And that gets scary. People don't want to do that. I can't clear my mind. I better get up and not do this. But really what's happening it's self therapy. Instead of paying a therapist to listen to you, you are listening to yourself. And you have to sit there as these emails go one by one until you get to the magical inbox zero. And then comes the day when the only things you are thinking about are the things that happened yesterday because you processed everything else. Not necessarily resolved it but at least listened to yourself ...
The problem with what I'm talking about is you will have to listen to you in mind for a long time. It's not gonna work if you don't do at least an hour a day and preferably at least 60 days before you can work through a lot of issues so it'll be hell for a while. But when you come out on the other side, it's great.
When the chatter comes it is in the background, it's dimmer, it's smaller. You heard it before. You seen the patterns. It's more recent. It's something you need to resolve anyway, and you will get moment of actual silence ...
When you're really meditating you're not there. There are no thoughts. There are no experiences. There's nothing ... Every psychedelic state that people encounter using so-called plant medicines can be arrived at just through pure meditation.
Joe Rogan: You've hit some transcendent psychedelic states?
Yes. I have had trippy visuals. I've had the kind of lights and colors. I had so-called downloads. I've had realizations. I've had the bliss.
Joe Rogan: But not every time?
No, it's rare and I would say that's also like an experience that you can start craving, which will then actually take you out of meditation ...
The place that I want to end up the most is just peace. Peace to me is happiness at rest. And happiness is a piece in motion. ... The way we think we get peace is resolving all the external problems. There are unlimited external problems. The only way to actually get piece is on the inside – by giving up this idea of problems.
from Naval Ravikant on Joe Rogan's Show Listen on YouTube 1:19:50
On entering "meditative" states in common activities
(20:51) I’m trying to turn off my monkey mind. I think, when we’re born as children, we’re pretty blank slates. We’re living very much in the moment. We’re essentially just reacting to our environment through our instincts. We’re living in, what I would call the “real world.” When puberty comes along, that’s the onset of desire, it’s the first time you really, really want something and you start long-range planning for it. Because of that, you start thinking a lot and start building an identity and an ego to go and get what you want.
This is all normal and healthy. It’s part of being the human animal. I think at some point it gets out of control and then we are constantly talking to ourselves in our head. We’re playing little movies in our heads, walking down the street, but no one’s actually there. Of course, if we started voicing this thought in your head that you’re always having, you’d be a madman and they’d lock you up.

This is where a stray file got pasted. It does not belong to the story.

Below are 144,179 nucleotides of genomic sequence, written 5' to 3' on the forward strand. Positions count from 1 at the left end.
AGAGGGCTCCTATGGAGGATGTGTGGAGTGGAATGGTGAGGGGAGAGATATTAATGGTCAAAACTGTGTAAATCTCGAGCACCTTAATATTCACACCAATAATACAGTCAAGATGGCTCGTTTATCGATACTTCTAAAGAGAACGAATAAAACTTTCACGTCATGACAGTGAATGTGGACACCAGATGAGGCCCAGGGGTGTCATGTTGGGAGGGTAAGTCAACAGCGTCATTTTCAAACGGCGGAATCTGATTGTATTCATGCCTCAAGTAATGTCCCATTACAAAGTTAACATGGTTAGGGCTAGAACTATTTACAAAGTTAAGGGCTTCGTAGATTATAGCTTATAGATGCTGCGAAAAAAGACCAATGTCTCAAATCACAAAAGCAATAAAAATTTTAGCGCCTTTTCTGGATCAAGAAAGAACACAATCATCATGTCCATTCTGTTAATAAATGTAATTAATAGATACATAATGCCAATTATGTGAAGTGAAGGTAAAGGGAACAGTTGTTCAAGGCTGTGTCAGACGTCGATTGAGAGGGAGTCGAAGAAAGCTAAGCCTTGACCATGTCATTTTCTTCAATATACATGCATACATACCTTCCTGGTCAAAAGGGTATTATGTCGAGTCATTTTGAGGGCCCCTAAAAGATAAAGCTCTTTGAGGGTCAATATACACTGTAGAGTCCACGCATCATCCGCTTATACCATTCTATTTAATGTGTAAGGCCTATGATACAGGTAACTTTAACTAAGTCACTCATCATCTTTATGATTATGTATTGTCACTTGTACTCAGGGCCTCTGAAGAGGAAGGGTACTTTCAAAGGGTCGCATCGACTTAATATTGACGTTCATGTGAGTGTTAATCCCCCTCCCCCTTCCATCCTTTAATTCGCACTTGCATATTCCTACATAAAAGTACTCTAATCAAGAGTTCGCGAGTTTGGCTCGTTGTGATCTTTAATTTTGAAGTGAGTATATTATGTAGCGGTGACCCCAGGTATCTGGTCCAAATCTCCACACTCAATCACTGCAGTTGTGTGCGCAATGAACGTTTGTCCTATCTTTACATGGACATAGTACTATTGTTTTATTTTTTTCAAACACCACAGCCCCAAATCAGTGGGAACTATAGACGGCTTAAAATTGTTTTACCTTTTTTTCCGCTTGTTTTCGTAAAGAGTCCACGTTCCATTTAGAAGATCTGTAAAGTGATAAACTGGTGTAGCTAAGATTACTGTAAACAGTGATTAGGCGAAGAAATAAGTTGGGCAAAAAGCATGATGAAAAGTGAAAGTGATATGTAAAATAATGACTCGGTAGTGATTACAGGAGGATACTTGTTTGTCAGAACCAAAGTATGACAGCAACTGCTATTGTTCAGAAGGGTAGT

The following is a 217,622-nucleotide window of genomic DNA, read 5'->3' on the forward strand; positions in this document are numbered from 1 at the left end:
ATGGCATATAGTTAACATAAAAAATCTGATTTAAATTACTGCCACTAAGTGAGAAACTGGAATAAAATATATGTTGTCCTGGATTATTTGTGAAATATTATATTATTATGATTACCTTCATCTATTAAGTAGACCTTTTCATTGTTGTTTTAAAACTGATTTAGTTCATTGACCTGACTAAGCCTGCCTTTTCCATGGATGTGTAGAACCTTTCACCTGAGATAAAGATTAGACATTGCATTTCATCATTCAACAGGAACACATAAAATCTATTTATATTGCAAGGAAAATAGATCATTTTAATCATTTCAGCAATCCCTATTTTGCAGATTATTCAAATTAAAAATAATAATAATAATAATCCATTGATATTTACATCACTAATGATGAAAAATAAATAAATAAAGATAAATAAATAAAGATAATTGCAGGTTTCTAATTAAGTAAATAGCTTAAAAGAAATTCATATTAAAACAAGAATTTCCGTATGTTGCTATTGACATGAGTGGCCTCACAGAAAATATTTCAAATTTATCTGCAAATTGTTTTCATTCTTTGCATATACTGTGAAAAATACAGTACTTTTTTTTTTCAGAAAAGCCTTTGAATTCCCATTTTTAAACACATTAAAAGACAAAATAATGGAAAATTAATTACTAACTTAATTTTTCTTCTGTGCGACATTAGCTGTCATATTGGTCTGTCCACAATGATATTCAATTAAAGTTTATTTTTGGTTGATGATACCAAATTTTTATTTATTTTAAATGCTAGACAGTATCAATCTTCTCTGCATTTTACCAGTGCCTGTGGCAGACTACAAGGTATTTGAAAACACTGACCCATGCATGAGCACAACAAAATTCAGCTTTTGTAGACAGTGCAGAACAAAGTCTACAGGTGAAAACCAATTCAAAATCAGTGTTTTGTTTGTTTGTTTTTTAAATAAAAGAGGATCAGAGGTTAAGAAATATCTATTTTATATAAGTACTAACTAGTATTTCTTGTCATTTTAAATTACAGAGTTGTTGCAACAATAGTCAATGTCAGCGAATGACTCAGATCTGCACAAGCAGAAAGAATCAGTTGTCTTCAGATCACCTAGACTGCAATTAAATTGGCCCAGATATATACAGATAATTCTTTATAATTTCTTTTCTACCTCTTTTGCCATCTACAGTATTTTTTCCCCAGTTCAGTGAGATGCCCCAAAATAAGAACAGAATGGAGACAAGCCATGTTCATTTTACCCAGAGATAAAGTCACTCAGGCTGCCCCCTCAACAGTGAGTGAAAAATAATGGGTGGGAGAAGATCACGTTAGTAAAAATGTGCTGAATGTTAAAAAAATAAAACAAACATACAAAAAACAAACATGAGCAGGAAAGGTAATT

The reality is if you walk down the street and there are a thousand people in the street, I think all thousand are talking to themselves in their head at any given point. They’re constantly judging everything that they see. They’re playing back movies of things that happened to them yesterday. They’re living in fantasy worlds of what’s going to happen tomorrow. They’re just pulled out of base reality.
That could be good when you’re doing long-range planning. It can be good when you’re solving problems. It’s good for the survival and replication machines that we are. I think it’s actually very bad for your happiness. In my mind, the mind should be a servant and a tool, not a master. It’s not something that should be controlling me and driving me 24/7.
I’ve taken on this idea that I want to break the habit of uncontrolled thinking, which is hard. If I say to you, “Don’t think of a pink elephant”, I just put a pink elephant in your head. It’s an almost impossible problem. It’s more something that has to be guided by feel, than guided by actual thinking or thought process. I’m deliberately cultivating experiences, states of mind, locations, activities, that will help me get out of my mind.
All of society does that to some extent. In some sense, the people chasing thrills in action sports or flow states or orgasm or any of these states that people really strive to get to, a lot of these are basically just trying to get out of your own head. They’re trying to get away from that voice in your head and this overdeveloped sense of self. At the very least, I do not want my sense of self to continue to develop and become stronger as I get older. I want it to be weaker and more muted so that I can live much more in present every day and accept nature and the world for what it is and appreciate it very much as a child would.
from Naval Ravikant on Shane Parrish Podcast Link
How I Tricked Myself Into Meditating by Jake Knapp
Waking Up Course meditation course by Sam Harriss (paid)